Indo-Asian News Service
March 05, 2012 08:01 IST
Vasantabalan, who made a name for himself by sensitively handling human lives and emiotions in his films, has come out with Aravaan, based on a novel by Su. Venkatesan, who won a Sahithya Academy award for the novel. The film was in the making for a long time.
Vasanthabalan has added his own flavour to the story that is set in 18th century Madras Presidency, as Tamil Nadu was then called.
The movie is not about kings and kingdoms. It is not even about the British rule which was spreading its roots all over India during that period. Aravaan talks about ordinary people and their lives. It revolves around a few villages and communities, including the one which thrives on looting.
The story begins with a set of people led by Komboodhi (Pasupathy) set to steal some jewels from a rich family. The group belongs to Vembur village, known for stealing. During the course of one such heist by his gang, Komboodhi finds Varipuli (Aadhi), a lone robber, whose whereabouts are suspicious. Fascinated by Varipuli's courage and amazing talents, Komboodhi adds him into his team.
Varipuli claims that he is an orphan and wins over the hearts of the Vembur inhabitants with his brave and good deeds. He once saves the life of Komboodhi, who gets some clue about Varipuli in the process.
Varipuli is hunted by a group of people belonging to a village called Mathur and it is Komboodhi's turn to save him. Before we get to know if he could save Varipuli from the clutches of death, we get to see a flashback that reveals Varipuli's past. His original name is Chnna and he is belonged to Chinna Veerampatti village, known for brave young men engaged in guarding the people from all kinds of dangers.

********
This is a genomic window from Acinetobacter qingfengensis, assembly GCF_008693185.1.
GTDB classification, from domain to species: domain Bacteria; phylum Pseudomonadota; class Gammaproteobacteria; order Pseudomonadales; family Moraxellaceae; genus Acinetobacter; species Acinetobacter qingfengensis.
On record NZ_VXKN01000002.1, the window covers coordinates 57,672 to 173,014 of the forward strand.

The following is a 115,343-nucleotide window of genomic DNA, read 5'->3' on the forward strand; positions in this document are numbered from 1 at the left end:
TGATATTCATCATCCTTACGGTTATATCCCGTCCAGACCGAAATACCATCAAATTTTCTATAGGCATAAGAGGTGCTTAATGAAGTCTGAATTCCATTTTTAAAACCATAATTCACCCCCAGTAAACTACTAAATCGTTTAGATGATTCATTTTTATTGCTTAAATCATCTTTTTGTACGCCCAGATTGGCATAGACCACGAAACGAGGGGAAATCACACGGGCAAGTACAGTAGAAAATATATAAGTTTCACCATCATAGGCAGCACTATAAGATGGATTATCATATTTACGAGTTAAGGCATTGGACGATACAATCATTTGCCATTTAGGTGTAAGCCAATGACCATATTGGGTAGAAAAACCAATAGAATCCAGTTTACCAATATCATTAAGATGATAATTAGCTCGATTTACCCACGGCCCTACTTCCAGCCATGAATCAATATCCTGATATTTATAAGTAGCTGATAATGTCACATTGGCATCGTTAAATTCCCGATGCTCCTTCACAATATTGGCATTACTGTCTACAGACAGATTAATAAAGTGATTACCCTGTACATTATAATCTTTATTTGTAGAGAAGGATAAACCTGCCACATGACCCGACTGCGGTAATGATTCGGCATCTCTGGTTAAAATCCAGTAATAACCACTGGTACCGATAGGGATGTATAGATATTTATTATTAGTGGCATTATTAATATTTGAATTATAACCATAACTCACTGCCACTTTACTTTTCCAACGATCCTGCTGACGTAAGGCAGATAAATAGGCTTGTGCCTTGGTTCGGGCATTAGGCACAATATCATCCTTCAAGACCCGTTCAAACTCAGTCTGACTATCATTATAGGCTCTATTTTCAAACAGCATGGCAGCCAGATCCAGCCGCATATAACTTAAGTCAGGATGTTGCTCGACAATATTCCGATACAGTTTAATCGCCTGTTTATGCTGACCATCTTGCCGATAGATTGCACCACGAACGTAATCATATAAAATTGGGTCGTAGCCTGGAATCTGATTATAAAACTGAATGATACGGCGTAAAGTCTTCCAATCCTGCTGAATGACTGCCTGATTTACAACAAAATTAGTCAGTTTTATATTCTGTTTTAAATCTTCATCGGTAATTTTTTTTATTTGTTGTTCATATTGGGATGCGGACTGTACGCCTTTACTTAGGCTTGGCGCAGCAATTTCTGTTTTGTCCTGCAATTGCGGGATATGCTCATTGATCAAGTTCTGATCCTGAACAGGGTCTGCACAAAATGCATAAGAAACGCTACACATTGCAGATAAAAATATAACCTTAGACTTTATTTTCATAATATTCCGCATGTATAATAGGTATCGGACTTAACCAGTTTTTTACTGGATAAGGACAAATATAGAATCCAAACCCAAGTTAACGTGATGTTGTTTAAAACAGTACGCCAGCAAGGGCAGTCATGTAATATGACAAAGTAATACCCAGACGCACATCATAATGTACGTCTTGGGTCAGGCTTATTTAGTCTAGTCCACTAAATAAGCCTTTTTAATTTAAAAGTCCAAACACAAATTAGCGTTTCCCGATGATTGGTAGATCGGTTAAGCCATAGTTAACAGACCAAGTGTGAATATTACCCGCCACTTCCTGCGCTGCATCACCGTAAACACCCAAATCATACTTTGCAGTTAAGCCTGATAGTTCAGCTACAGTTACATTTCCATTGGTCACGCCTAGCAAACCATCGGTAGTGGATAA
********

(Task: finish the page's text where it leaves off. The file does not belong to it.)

The village is at loggerheads with neighbouring Mathur.
An unfortunate incident in the village pits both villages against each other.
Circumstantial evidence makes Chinna Veerampatti culprits, though they have no connection with the incident. Both villages set for a bloody clash but an intervention by the local king finds a compromise. He says that a young man from Chinna Veerampatti village should be sacrificed in the temple to bring peace.
Chinna, like Aravaan in Mahabharat, is ready to accept the verdict to avoid blood bath. But turn of events saves his life however, people of Mathur are hunting for him with more vengeance. It is here Komboodhi tries to save him.
Kudos to Vasanthabalan for treading on an unusual path. He has got his homework right. The story is substantial and the script ensures smooth flow.
Boht the director and the scriptwriter have given attention to the details to portray the period well. The culture of the people has been shown well with precision. The dialogues are apt.
Vasnathabalan could have done better in the scenes that lead to climax. The way Aadhi escapes from the death looks dramatic rather than realistic. The sex worker angle seems to be imposed.
The length of second half tries our patience. Too many sub plots mar the impact. But the director has managed to ensure that the overall impact is unaffected.
The voice against death sentence echoed in the film seems to be out of place, as the movie doesn't deal with death sentence but sacrifice (balidaan).
Aadhi enjoys the challenge of featuring in a period film. As the brave Varipuli, he proves his mettle. He has justified the confidence the director has placed on his acting prowess.
Seasoned Pasupathy gets into the skin of the character. His body language, expression, and voice are just amazing.
Others including Dhanshika, Archana Kavi, Singam Puli, Thirumurugan and T.K. Kala among others have added value to the fare.
Cinematographer Siddharth contribute to the overall experience by his angles and colours. But some of the scenes lack authenticity.
Singer-turned-music director Karthik's background score jells well with the script. The song "Nila" sounds good.
Aravaan, the people's history, is worth a watch despite some shortcomings.